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Rainbow Reykjavik: Iceland’s Winter Pride packs a super cool punch

Rainbow Reykjavik: Iceland’s Winter Pride packs a super cool punch

Rainbow Reykjavik in Iceland

A three-figure silhouette slinks through a stage curtain, stepping into the spotlight. A drag queen dressed head to toe in leather — complete with a muzzle and puppets attached to either side — encourages audience members to throw candy at her.

She explains Iceland’s version of Halloween happened just a few days before. It’s where kids in costume (many in harnesses this year) visit shops and sing in exchange for candy.

Iceland’s 2019 Eurovision song begins blaring throughout the small kitschy club. It’s Hatari’s song Hatrið Mun Sigra — a queer, BDSM-loving, anti-capitalist punk rock band, who sing about anarchy and hate.

This is the moment I realize Iceland is unlike any other country in the world.

For a country with a population of less than 350,000 people across its 40,000 square miles, Iceland sure feels super gay on the ground.

Its capital, Reykjavik, especially so. A plethora of rainbow flags and safe spaces are scattered throughout the city.

Everything felt queer AF — and we loved it. From lesbian venue owners to queer club management, the community felt well and truly integrated in Reykjavik rather than just a passing afterthought.

In fact, the annual Reykjavik Pride festival attracts more than 100,000 people — that’s the equivalent of almost 30% of the population — during the summer.

But we were there for their other Pride: Pink Iceland’s Rainbow Reykjavik, also known as Winter Pride.

James Besanvalle on Pink Iceland's Golden Circle tour
James Besanvalle on Pink Iceland’s Golden Circle tour

What are LGBTI rights like in Iceland?

Within the last 30 years, the country itself has had a fairly uncomplicated time with progressing LGBTI rights, enacting anti-discrimination laws, equal age of consent, same-sex parenting rights and same-sex marriage with relative ease. The latter passing unopposed, 49-0.

In fact, Iceland was also the first nation in the world to elect an openly LGBTI leader, Jóhanna Sigurðardottir.

But one huge hurdle caused a tectonic plate-like fracture in the LGBTI community — the official inclusion of the BDSM community under the nation’s biggest and longest-running LGBTI organization.

In 2016, members of the National Queer Organization — established just over 40 years ago — voted to include the BDSM community into the organization, causing irreparable damage with some of the early pioneers of the movement.

The debate was far from, as Bjork would say, Oh So Quiet, with 47 members in favor and 40 against. As a result of the vote, a staggering 26 resigned from the organization.

The decision shook the LGBTI community to its core.

But since then, the LGBTI community has grown from strength to strength. As recent as last week (20 June), the Nordic country passed a law to make it easier for trans and non-binary people to change their legal gender.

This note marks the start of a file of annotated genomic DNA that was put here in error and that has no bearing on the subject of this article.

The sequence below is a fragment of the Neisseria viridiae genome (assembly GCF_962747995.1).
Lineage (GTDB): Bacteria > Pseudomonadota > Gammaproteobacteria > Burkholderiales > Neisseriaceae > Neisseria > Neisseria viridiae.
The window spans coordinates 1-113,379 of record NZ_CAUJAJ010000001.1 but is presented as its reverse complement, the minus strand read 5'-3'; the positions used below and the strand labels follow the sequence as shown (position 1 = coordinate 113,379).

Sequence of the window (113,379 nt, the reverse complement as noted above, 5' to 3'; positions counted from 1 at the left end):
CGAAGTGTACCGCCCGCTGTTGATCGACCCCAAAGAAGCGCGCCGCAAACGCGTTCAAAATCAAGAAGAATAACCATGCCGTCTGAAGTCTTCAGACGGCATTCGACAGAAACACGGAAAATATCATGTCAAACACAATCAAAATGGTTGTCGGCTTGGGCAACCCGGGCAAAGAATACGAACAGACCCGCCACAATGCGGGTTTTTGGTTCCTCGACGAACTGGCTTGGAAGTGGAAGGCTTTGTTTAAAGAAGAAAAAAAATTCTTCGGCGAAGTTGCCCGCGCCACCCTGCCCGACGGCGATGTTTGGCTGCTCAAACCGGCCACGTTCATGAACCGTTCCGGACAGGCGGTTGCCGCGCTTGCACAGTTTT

Resting in Reykjavik

Snow greeted us on the ground as soon as we landed, as we quickly realized we didn’t pack enough warm clothes.

On our way to the hotel, we began to see the Nordic locals and their fashion as cool as the zero degree temperatures. The super friendly airport transfer driver joked it was actually a particularly warm day for the locals, but the collective passengers’ coats, scarves and chattering teeth begged to differ.

Our first destination was Exeter Hotel (by Kea Hotels), in the heart of Reykjavik’s vibrant city centre.

Exeter Hotel exterior, Iceland
Exeter Hotel exterior, Iceland. | Photo: James Besanvalle

As soon as you walk in, the smell of freshly-baked goods fills your nostrils. The strategically-placed bakery at the entrance is a sneaky, yet inspired idea.

It’s impossible for us to resist buying a crème brûlée Icelandic donut, as we watched along, mesmerized by the small blow torch melting the top all over the now super soggy bottom. While we wait, we’re told the bakery even makes fresh bread from Icelandic potatoes. Just one of many interesting quirks, we were soon to discover. 

We check in and head up to our hotel room, scoffing our pastries down in the elevator.

Exeter Hotel interior, Iceland
Exeter Hotel interior, Iceland. | Photo: James Besanvalle

The room is a glorious studio space, broken up into clever sections — a double bed with a TV on the sleek wall at its foot and a snaking hallway to a gloriously open-plan shower. There’s also a huge window with a beautiful view of the surrounding rocky Reykjavik area.

It’s a stunning, slick and trendy boutique hotel — the very definition of Scandi chic.

And who doesn’t love a buffet breakfast, complete with selections of Icelandic meats, cheeses and spreads?

Rainbow dildos and Detox

After checking into our hotel, we met the fabulous team at Pink Iceland for Rainbow Reykjavik welcoming drinks. Pink Iceland is the country’s first and foremost queer owned and operated wedding, travel and event organization.

As soon as we enter their offices, we meet Drag Race royalty, Detox. She’s the official patron saint of Winter Pride this year and will be hosting the week’s festivities.

Detox at the Rainbow Reykjavik Masquerade Ball.
Detox at the Rainbow Reykjavik Masquerade Ball. | Photo: Juliette Rowland / supplied

Over hours of sparkling wine and getting to know our group, the team warmly share their personal coming out stories, as well as start to unpack the rich LGBTI history of Iceland.

It was fascinating to hear from two of the locals — and staff at Pink Iceland — who’d helped found the country’s first ever gay football team. In fact, we talked balls for hours…